Rukoro’s public apology statement

Rukoro’s public apology statement

I overreacted and used words and phrases which, on mature reflection, are clearly not appropriate. I therefore wish to hereby un-reservedly withdraw the offending statements and equally apologise to the Namibian public in this regard.

We invited you in order to share our position with regard to the latest media events, in particular the [newspaper] report with the heading ‘Geingob, Rukoro at loggerheads over Third Force.’ Evidently I do not have to tell you that there were no loggerheads between His Excellency [President Hage Geingob] and I as even the newspaper itself did not bring up any. They only reported on what President Geingob said at a meeting [with representatives from the Ovaherero/Ovambanderu and Nama Council 1904 – 1908 who paid courtesy visit to State House last week].

It is true that I have in the past spoken of a “Third Force” as well as about an “Ovambo Government.” I subsequently explain that what I had said in those statements was said against the backdrop of an environment of severe and persistent harassment and marginalisation of my people by various senior government officials over a long period of time.

While defending the rights and interest of my people against the aforesaid onslaught, I overreacted and used words and phrases which, on mature reflection, are clearly not appropriate. I therefore wish to hereby un-reservedly withdraw the aforesaid offending statements and equally apologise to the Namibian public in this regard.

I did not say the things that I am being accused of; those are fabrications of my and the President’s detractors who wish to see us at loggerheads. What they are saying are character assassination and political cowardice of the highest order. I reject it with the contempt it deserves.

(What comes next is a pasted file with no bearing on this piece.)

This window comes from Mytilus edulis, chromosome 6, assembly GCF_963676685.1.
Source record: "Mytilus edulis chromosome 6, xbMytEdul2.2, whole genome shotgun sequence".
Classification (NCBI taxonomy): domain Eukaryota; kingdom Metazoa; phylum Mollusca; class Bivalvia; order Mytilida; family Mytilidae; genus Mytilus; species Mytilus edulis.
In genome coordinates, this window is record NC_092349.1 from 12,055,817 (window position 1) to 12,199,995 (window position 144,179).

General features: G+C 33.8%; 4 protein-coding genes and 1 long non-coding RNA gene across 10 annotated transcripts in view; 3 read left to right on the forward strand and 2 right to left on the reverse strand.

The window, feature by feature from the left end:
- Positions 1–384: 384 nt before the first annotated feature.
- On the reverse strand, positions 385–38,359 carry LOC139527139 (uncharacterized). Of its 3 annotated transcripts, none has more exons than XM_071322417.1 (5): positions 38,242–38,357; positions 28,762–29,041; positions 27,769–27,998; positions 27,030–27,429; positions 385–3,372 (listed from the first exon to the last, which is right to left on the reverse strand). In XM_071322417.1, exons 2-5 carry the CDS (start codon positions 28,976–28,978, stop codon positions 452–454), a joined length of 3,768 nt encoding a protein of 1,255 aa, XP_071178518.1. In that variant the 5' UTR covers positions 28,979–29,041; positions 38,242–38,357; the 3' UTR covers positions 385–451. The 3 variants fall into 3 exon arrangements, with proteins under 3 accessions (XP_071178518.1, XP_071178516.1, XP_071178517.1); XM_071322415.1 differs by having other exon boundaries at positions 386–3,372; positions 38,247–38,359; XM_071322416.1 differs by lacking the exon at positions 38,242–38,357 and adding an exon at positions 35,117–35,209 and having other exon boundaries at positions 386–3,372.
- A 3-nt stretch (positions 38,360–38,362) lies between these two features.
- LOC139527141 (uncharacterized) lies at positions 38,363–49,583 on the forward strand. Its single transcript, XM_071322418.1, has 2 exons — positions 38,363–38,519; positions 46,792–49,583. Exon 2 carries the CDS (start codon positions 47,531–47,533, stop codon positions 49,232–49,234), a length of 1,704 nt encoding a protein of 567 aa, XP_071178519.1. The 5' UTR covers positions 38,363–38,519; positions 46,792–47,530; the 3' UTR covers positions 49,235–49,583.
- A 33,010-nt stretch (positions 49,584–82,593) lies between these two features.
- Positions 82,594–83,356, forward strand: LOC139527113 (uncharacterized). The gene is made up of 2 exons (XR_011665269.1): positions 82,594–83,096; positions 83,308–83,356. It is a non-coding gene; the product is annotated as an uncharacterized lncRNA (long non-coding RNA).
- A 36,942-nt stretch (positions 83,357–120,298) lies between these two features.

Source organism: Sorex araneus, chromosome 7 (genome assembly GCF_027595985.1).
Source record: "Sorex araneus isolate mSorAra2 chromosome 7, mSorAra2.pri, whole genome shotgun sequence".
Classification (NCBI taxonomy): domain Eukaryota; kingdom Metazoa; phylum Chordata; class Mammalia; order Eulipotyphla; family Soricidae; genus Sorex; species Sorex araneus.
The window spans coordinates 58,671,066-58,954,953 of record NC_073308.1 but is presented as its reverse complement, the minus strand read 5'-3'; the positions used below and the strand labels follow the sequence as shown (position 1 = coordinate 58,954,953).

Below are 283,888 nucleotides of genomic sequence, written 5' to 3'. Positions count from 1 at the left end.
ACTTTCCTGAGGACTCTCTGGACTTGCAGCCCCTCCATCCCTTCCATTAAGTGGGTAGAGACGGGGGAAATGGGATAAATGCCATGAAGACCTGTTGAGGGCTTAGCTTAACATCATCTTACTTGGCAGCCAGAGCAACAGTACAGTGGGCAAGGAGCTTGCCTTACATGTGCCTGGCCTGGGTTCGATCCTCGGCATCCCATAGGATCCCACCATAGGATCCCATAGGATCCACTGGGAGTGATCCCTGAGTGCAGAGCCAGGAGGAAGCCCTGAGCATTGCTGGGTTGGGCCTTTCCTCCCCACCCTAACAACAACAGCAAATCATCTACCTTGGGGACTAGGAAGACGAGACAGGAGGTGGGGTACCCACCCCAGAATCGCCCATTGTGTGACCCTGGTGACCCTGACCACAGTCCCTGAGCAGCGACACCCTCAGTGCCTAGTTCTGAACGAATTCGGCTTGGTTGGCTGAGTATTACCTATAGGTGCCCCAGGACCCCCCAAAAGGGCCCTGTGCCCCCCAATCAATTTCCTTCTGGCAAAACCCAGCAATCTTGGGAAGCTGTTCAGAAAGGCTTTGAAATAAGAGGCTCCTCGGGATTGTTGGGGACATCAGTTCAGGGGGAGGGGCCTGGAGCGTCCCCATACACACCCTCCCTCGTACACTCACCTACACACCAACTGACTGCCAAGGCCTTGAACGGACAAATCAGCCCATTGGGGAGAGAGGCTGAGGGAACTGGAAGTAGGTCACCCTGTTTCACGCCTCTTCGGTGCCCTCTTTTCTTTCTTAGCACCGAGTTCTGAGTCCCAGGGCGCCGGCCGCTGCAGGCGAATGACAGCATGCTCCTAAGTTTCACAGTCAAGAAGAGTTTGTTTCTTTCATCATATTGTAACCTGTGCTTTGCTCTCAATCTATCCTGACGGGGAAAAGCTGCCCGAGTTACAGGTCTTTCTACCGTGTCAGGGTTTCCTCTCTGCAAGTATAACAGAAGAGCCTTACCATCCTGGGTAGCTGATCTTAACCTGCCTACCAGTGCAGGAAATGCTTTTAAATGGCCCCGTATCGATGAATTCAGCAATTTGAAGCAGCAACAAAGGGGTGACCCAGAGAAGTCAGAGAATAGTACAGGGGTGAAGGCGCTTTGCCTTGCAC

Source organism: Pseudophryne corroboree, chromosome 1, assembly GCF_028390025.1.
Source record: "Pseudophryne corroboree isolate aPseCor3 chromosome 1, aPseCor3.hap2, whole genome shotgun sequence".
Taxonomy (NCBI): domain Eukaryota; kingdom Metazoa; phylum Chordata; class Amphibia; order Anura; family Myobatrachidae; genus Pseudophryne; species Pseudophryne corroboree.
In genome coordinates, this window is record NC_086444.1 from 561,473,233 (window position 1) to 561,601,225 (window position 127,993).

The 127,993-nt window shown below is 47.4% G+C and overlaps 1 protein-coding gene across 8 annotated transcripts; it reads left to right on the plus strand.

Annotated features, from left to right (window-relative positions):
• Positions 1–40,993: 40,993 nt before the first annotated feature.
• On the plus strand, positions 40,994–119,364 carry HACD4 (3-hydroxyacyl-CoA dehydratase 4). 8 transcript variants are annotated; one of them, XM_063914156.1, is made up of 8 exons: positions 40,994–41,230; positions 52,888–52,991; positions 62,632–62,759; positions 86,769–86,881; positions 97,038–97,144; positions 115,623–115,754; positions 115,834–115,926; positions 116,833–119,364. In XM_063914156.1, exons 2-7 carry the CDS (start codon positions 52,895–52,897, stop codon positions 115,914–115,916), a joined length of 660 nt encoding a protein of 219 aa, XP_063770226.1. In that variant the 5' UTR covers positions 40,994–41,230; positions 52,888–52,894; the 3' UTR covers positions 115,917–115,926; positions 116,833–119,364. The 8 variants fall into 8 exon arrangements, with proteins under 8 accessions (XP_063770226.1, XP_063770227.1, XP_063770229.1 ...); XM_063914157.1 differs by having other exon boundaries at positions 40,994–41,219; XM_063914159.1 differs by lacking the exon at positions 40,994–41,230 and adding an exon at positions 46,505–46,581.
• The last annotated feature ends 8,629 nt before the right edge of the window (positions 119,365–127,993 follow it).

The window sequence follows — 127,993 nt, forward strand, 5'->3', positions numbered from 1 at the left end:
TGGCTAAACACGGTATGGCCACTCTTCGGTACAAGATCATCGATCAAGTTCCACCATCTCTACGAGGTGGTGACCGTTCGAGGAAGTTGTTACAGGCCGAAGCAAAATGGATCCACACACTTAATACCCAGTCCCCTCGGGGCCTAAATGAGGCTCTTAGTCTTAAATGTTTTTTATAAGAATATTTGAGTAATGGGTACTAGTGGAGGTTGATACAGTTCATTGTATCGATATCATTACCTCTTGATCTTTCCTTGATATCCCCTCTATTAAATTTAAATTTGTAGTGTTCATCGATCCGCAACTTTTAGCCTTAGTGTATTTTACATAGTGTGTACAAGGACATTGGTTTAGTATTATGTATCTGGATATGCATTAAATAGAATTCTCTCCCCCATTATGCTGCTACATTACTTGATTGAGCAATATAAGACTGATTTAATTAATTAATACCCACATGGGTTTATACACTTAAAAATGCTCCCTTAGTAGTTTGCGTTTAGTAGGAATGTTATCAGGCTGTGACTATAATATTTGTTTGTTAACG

When I read what President Geingob was quoted as having said in The Patriot [of 03 – 09 March edition], I paused for introspection. I was emotionally moved to observe the situation in which my Senior Brother, my colleague in the construction of the constitution of our mighty Republic and, indeed, my President, has to contend with in the governance of state, with all its cut throat and unforgiving manifestations. I recalled the moments we went through and the anxieties we shared in our resolve to conclude writing the independence constitution in record time, with him at the helm. And I recalled how exciting but complicated it was to pull off the first government of the new Republic of Namibia with him as the first Prime Minister and I as first Deputy Minister of Justice.

Through these reflections I came to one conclusion, and that is, there are parallels in the dynamics of our society then and now and these parallels remain a source of grave concern.

We stand before challenging times in the history of our nation-state. We face difficult economic conditions that has pinned our state close to bowing down in desperation. These are difficult challenges, more so since we battle with the capacity to apply corrective measures. This situation therefore calls upon our government and no less our captains of industry, leaders in the private sector and in society at large, to stick together in contemplating solutions to our economic challenges.

We equally stand before the challenge of access to land by so many Namibians, particularly those who in the past lost land through colonial dispossession. While it is desirable to settle all Namibians on land as the primary source of survival, we must heed the plight of those whose forbearers were robbed of the land, killed and forcefully removed from these lands, only for some to end up in the diaspora. We know where this land is, who is on this land and how they got onto this land and no amount of intellectual discourse will diffuse the essence of the plight of the landless. And this reality cannot be masqueraded by the fact that government is at pains to acquire land for mass settlement of Namibia who yearn to be accommodated for survival. In Namibia there are those whose land was never taken, much as they experienced the worst of hardships through colonialism. However, there are those whose ancestral land was confiscated and they were driven off at gun point never to return to the graves of their loved ones.